I am not a professional “lobbyist”, but I do communicate with Designated Public Officials on behalf of my client. Do I have to register?
A number of professionals from a wide range of sectors may communicate on behalf of a client. Certainly those who would call themselves consultant lobbyists may lobby on behalf of a client. However, so might solicitors, tax professionals, accountants, management consultants and others. There is no exemption in the Act for any particular profession.
The test, set out in section 5(1)(a) of the Act, is whether a person “makes, manages or directs the making of, any relevant communications on behalf of another person in return for payment (in money or money’s worth)” where the client falls within specific categories, namely they must be a person with more than ten employees or a representative or advocacy body with at least one employee. If the person fits within that definition, and are communicating on behalf of a client with a Designated Public Official about a relevant matter, they would be considered to be engaged in lobbying, whether or not they might think of themselves as a lobbyist.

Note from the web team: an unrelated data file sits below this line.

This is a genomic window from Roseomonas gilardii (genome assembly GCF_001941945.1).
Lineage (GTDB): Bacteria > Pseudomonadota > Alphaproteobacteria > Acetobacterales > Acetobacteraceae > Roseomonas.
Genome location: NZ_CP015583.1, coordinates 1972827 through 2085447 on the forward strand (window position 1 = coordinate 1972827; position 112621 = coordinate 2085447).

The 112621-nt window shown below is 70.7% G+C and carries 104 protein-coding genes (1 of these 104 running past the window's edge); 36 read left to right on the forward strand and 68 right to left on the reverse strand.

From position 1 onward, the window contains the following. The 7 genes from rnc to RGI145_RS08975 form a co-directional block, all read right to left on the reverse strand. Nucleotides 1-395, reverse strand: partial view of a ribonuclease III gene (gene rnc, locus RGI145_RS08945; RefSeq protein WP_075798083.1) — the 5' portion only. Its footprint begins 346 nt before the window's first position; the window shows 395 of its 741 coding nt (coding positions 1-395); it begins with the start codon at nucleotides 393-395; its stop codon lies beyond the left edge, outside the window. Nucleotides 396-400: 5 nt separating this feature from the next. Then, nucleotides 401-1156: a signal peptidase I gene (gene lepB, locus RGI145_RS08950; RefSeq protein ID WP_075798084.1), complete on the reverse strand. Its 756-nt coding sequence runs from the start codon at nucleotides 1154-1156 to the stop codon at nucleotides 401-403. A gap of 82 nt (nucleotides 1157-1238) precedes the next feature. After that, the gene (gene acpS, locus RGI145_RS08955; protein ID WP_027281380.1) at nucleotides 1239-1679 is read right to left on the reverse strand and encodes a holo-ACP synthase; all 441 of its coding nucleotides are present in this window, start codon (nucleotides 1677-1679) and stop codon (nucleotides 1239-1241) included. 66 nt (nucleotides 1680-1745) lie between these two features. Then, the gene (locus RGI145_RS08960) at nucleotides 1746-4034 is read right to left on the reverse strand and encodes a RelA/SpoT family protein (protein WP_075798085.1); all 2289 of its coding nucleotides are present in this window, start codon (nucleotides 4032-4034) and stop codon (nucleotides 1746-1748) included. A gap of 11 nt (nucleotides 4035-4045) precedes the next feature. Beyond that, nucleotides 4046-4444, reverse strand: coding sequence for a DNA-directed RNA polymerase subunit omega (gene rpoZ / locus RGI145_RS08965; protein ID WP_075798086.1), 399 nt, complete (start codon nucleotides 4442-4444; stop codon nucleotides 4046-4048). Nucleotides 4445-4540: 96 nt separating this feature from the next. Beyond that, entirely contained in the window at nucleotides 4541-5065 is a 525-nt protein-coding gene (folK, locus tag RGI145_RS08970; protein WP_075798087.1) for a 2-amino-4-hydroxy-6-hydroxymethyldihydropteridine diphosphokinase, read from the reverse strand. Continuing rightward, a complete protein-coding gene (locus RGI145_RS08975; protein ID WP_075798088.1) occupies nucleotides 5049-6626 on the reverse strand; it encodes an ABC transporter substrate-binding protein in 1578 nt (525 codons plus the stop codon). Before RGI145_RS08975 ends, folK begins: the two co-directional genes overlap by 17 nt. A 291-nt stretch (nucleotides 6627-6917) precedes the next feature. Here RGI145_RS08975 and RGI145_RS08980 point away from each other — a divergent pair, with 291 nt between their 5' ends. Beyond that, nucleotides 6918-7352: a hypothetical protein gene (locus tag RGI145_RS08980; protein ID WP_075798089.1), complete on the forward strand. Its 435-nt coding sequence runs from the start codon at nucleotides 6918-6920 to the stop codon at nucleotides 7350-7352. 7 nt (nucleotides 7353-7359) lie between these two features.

In summary, the Register of Lobbying is meant to capture lobbying activities, including those made by someone on behalf of a client, regardless of the profession of the person representing the client.